Landscapes Benefit From Mulch
North Carolina gardeners use many organic materials as a mulch. There are many good reasons to use mulch in the garden however, there is no perfect mulch that fits every application.
Mulches help prevent weed seed germination and establishment by excluding light. They are the first defense against annual weeds. One study found that the time spent weeding was reduced by almost two-thirds with the use of mulch. Mulches help control erosion and regulate soil temperatures. They keep soil temperature cooler in summer and warmer in winter. Mulch is good insulation especially valuable during rapid temperature changes. Mulches reduce water loss in the soil. Organic mulches can help improve the soil once they are broken down. Good mulches will not wash away from the site and are relatively weed free.
Get the most value out of mulch by using the chosen material properly. The depth is important. Use neither too thick a layer nor too thin a layer of it. Most weeds need light to germinate. If mulch is applied too thin or unevenly, weeds may find their way to the light. A 3-inch layer of an organic mulch is usually about the right amount to use around plants. Also, keep the mulch out at least an inch or two away from the base of a perennial and about 6 to 12 inches away from the trunk of a tree. Mulch that comes into direct contact with the base or trunk of a plant invites problems including rot and pests.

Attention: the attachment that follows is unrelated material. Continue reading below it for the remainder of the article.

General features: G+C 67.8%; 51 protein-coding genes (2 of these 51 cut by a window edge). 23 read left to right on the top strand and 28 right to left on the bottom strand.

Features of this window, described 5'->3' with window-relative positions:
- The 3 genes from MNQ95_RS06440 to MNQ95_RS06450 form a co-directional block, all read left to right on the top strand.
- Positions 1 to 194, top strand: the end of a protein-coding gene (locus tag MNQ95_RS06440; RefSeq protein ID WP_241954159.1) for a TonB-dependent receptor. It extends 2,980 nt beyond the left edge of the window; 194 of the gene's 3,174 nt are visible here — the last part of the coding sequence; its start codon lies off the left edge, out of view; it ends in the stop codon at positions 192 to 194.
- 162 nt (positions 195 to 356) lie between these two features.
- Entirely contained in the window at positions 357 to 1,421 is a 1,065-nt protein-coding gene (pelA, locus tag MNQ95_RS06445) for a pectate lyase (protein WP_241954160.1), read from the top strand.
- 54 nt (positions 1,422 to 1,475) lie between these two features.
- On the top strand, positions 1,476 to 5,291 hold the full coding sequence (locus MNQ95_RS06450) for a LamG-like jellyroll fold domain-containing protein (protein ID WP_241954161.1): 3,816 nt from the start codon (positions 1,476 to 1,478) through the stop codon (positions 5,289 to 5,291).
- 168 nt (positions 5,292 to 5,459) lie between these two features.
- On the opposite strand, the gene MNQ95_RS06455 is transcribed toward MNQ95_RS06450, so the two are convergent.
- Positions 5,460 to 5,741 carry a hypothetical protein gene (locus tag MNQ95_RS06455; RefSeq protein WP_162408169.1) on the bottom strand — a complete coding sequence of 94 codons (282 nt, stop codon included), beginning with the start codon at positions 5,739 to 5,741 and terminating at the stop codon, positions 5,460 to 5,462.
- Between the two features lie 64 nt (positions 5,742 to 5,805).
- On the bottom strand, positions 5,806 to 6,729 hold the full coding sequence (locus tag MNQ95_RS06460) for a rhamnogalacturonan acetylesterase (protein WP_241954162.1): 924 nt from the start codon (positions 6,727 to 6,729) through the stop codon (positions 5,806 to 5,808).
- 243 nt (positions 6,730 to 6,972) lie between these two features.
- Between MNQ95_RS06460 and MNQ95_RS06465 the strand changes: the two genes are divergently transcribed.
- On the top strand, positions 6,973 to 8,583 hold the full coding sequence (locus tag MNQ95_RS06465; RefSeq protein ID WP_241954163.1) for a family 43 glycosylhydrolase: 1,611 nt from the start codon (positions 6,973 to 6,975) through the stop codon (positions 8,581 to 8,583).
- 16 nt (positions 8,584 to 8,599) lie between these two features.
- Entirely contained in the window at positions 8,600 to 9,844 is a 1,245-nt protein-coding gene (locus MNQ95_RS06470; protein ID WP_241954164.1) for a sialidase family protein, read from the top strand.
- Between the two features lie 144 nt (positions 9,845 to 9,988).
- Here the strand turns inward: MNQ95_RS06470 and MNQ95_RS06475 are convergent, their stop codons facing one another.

The best mulches are aesthetically pleasing and cover much of the root zone. Consider the existing trees when choosing a mulch. Under pine trees plan to use pine straw to blend with the fresh needles.
Unwanted critters are not easily kept out of mulch. Birds, snakes, squirrels, mice, and others are all searching for food, water, and shelter. Consider these ideas to limit the unwanted ones: Keep your turf and landscape plants cut to increase the exposure to predators. Pay attention to moisture levels and avoid unneeded irrigation that can attract slugs or frogs that encourage lizards and snakes. Keep bird feeders a distance from the house to discourage rodents and squirrels from becoming the meal of another creature like a fox or snake. Avoid feeding pets outside which can encourage insects and other unwanted wildlife. Store firewood away from the house to discourage insects and other small creatures.
We know that termites are often found in wood and some are concerned about using bark or wood chips as mulch. Termites are not drawn to the wood itself but to the cool, moist environment it provides. Termites can be found in similar numbers beneath bark, wood, gravel and rubber mulch. Keep the mulch depth below 3 inches to keep the moisture level low and help avoid termites. For more information check the article on Termites and Mulch.
Now is the time to prepare your garden beds with mulch for the winter. Understanding the attributes of different mulch materials can assist in choosing the best mulch for a particular location. More information is available in the publication Mulching Trees and Shrubs from NC State University.